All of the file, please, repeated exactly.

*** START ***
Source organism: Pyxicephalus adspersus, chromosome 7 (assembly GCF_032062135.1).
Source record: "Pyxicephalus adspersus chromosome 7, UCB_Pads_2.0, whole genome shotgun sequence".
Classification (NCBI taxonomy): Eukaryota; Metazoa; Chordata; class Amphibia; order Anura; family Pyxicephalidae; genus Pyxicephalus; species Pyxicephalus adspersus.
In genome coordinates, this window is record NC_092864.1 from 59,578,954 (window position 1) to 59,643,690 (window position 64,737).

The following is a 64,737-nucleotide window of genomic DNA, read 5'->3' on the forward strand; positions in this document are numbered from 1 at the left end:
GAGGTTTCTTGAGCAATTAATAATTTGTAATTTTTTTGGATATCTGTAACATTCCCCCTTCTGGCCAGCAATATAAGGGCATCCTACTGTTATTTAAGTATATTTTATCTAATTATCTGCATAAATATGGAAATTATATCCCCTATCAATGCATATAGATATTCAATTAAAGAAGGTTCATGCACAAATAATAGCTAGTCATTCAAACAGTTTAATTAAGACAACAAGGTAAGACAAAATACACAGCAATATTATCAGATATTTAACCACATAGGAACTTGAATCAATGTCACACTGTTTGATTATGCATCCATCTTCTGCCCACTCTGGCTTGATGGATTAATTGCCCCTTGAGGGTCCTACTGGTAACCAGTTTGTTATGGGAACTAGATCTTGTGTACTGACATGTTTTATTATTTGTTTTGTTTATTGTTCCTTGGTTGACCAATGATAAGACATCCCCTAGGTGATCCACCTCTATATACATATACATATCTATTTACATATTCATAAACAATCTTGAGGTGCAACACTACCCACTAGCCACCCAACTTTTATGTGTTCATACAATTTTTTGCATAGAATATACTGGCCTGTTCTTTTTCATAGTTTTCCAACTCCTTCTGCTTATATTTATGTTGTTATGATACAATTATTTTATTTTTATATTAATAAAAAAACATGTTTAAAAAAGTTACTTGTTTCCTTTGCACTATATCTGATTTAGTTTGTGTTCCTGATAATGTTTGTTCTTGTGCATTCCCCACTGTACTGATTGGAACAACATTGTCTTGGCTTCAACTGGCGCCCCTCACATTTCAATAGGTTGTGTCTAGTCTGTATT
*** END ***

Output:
Source organism: Pyxicephalus adspersus, chromosome 7 (assembly GCF_032062135.1).
Source record: "Pyxicephalus adspersus chromosome 7, UCB_Pads_2.0, whole genome shotgun sequence".
Classification (NCBI taxonomy): Eukaryota; Metazoa; Chordata; class Amphibia; order Anura; family Pyxicephalidae; genus Pyxicephalus; species Pyxicephalus adspersus.
In genome coordinates, this window is record NC_092864.1 from 59,578,954 (window position 1) to 59,643,690 (window position 64,737).

The following is a 64,737-nucleotide window of genomic DNA, read 5'->3' on the forward strand; positions in this document are numbered from 1 at the left end:
GAGGTTTCTTGAGCAATTAATAATTTGTAATTTTTTTGGATATCTGTAACATTCCCCCTTCTGGCCAGCAATATAAGGGCATCCTACTGTTATTTAAGTATATTTTATCTAATTATCTGCATAAATATGGAAATTATATCCCCTATCAATGCATATAGATATTCAATTAAAGAAGGTTCATGCACAAATAATAGCTAGTCATTCAAACAGTTTAATTAAGACAACAAGGTAAGACAAAATACACAGCAATATTATCAGATATTTAACCACATAGGAACTTGAATCAATGTCACACTGTTTGATTATGCATCCATCTTCTGCCCACTCTGGCTTGATGGATTAATTGCCCCTTGAGGGTCCTACTGGTAACCAGTTTGTTATGGGAACTAGATCTTGTGTACTGACATGTTTTATTATTTGTTTTGTTTATTGTTCCTTGGTTGACCAATGATAAGACATCCCCTAGGTGATCCACCTCTATATACATATACATATCTATTTACATATTCATAAACAATCTTGAGGTGCAACACTACCCACTAGCCACCCAACTTTTATGTGTTCATACAATTTTTTGCATAGAATATACTGGCCTGTTCTTTTTCATAGTTTTCCAACTCCTTCTGCTTATATTTATGTTGTTATGATACAATTATTTTATTTTTATATTAATAAAAAAACATGTTTAAAAAAGTTACTTGTTTCCTTTGCACTATATCTGATTTAGTTTGTGTTCCTGATAATGTTTGTTCTTGTGCATTCCCCACTGTACTGATTGGAACAACATTGTCTTGGCTTCAACTGGCGCCCCTCACATTTCAATAGGTTGTGTCTAGTCTGTATT